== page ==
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Miami City Ballet's "Jewels"

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"Jewels," indeed. This ballet has played the Kennedy Center in at least seven seasons that I can remember, and I've never witnessed a reaction from the audience was tonight. Spontaneous standing ovation, bravos, cheers. Like the triple bill, this was imperfect but God, it was alive.

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Alive? It was MAGNIFICENT!

You know, when Verdy was in "Emeralds", her variation, called Spinner after her music's title, came after Paul's, because it was more marvelous and so had greater effect (the other way round would have been anticlimactic); but when Verdy left it, Balanchine reversed the order because, with the new cast, the Paul variation became more effective. But Catoya is now SO good in it, I feel the original order needs to be restored. She was just marvelous. And the rest of "Emeralds" was lovely. (I think the last movement, melancholy as it is, added when Verdy left, is not quite on the level of the rest of it. But tonight? It was, never mind.)

And "Rubies", with McBride and Villella, was the ballet that hooked me on ballet in August of 1968 at the Ravinia Festival. It often hooks me again, freshly, as though I hadn't seen anything before it - coming to know and love the Stravinsky Piano Capriccio it's set to before I ever saw it set me up to be knocked over by it - and that happened again tonight.

I was hanging on every note, one after another, hanging on every step and gesture, right with them, as though one of them, breathing with the music, holding my breath at the cadences during the pas de cinq where the demi (Michelle Merrell) goes through her series of arabesques with her four boys: The corps gathers upstage on our left, as though something's coming, she's inverted in arabesque, there it is!, the audience has just time to suck in it its breath, and the series goes on, as though nothing had happened... And that's only the demi and the corps! Jennifer Kronnenberg and Eric Quillere' were the principals, their lightness, quickness, and joy beggaring my powers of description, she skipping in and around as though contact with the floor were optional, an afterthought, almost; he too.

After this, "Diamonds" was the needed GRAND Finale, Tchaikovsky's music, white costumes, Deanna Seay clearly and beautifully spinning out a seemingly unending flow of invention, all in good tempo, the harder for us to bear as this lavish pas de deux becomes overwhelming - twelve minutes we're told, but it seemed like four or five, not because it was rushed (it wasn't) but because we wish something like this really to be unending. But as they say in show biz, leave 'em wanting more. Yeah, they charged us up tonight, all right!

It's my understanding this phenomenon is to be repeated. On schedule!

[ 06-02-2001: Message edited by: Jack Reed ]

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The phenomenon did repeat itself, and it reminded me in fairness to mention that another contribution to the grandeur of "Diamonds" was Seay's partner, Mikhail Nikitine, whose dancing had elegance and finesse, for example in phrasing the series of turns in his variation. And the corps throughout the evening, from first note to last was vibrantly clear, from toe to finger tip.

I think "Jewels" is the finest thing MCB does.

Oh. Alexandra said, "...this was imperfect but God, it was alive." Why "but"? How about, "This was imperfect and God, it was alive."?... Me, I don't care about perfect. Perfect is boring.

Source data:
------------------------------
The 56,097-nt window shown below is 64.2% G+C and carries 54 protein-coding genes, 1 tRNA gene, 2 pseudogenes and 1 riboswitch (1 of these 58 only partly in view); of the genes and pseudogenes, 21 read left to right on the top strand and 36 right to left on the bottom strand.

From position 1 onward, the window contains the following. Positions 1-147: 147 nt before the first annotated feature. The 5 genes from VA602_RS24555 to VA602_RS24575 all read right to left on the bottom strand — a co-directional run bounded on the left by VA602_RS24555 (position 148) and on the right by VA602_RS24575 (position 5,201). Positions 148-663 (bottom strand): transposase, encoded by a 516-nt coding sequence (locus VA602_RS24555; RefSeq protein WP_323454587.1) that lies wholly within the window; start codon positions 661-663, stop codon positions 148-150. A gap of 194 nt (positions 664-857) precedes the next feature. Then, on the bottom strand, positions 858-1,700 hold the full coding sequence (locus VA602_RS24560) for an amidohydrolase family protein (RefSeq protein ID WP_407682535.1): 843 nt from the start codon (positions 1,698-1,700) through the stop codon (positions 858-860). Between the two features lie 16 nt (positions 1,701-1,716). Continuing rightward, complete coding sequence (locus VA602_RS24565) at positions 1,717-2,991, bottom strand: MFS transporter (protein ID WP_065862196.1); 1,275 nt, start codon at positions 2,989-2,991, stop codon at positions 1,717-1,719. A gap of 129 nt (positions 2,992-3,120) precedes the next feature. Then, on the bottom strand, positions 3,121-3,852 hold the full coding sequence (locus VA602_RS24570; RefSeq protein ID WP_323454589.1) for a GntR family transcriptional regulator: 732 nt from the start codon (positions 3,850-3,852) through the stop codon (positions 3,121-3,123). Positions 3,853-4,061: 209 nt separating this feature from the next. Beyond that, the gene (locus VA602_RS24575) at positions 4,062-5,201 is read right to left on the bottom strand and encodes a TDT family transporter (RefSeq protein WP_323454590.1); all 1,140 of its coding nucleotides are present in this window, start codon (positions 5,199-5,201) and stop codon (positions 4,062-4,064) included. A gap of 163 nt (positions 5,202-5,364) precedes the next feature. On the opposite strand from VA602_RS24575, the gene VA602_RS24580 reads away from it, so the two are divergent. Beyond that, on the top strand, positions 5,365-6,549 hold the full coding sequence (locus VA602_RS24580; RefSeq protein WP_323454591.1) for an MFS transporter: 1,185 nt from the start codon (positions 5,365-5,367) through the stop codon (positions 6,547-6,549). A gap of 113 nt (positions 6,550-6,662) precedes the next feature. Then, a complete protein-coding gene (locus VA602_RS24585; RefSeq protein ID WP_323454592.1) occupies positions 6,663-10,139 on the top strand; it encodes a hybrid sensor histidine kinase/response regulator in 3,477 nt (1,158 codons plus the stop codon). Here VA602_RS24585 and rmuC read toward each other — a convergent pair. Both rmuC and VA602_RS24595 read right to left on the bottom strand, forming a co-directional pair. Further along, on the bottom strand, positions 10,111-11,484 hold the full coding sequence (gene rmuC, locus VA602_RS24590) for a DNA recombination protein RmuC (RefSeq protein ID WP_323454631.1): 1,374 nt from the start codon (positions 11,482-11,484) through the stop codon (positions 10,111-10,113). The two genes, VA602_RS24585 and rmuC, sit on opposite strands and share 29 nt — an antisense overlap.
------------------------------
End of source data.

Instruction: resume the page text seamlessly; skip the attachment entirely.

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I've seen perfect performances that weren't at all boring, actually :) I once saw two weeks of them, night after night.

I thought "Diamonds" did not hang together Friday night. I enjoyed it, but it wasn't as good as it could be -- and as I think this company can be. (By "hang together" I mean my sense was that I was seeing a series of entrees and solos, not a complete ballet. The "through line," the structural tautness, was missing.)

I thought "Emeralds" was the ravishing one. If I've seen it done better, I don't remember it (I saw this, with Verdy, my first season at NYCB, but I only remember Verdy. I saw it with Merrill Ashley many, many, many times :)

I was told that Mimi Paul dropped in Friday afternoon and coached the dancers for several hours. (Mimi Paul was a Washington Ballet graduate, long ago.)

[ 06-03-2001: Message edited by: alexandra ]

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My sister and I saw Jewels over thirty years ago with Villella, McBride, Verdy, Farrell, d'Amboise, and it was an experience I have never forgotten. I took her to the matinee today for her 50th birthday, and we both enjoyed it thoroughly. Being thirty years older helps to appreciate the complexities of a work of art, and I expected to enjoy it, but I was enthralled and delighted beyond my expectations. I loved every bit of it, but my memory of thirty years kept a special place for Emeralds. When the dancers began, they seemed to just scoop the music up in their arms and send it out to us on a new wave. The depth of movement in the choreography just seemed to bring out phrasing in the music I would never have heard. I've never experienced a ballet performance before where the music and the movement seemed to work so beautifully together as if they were conceived at the same time and all of the same thread.

Although the house was not full, the audience was very enthusiastic, chuckling and laughing during Rubies, oohing and aahing over the costumes and scenery. I've rarely heard an audience start to applaud before the music stopped! But they did this afternoon. I've waited over thirty years to see this again, and was I thrilled!

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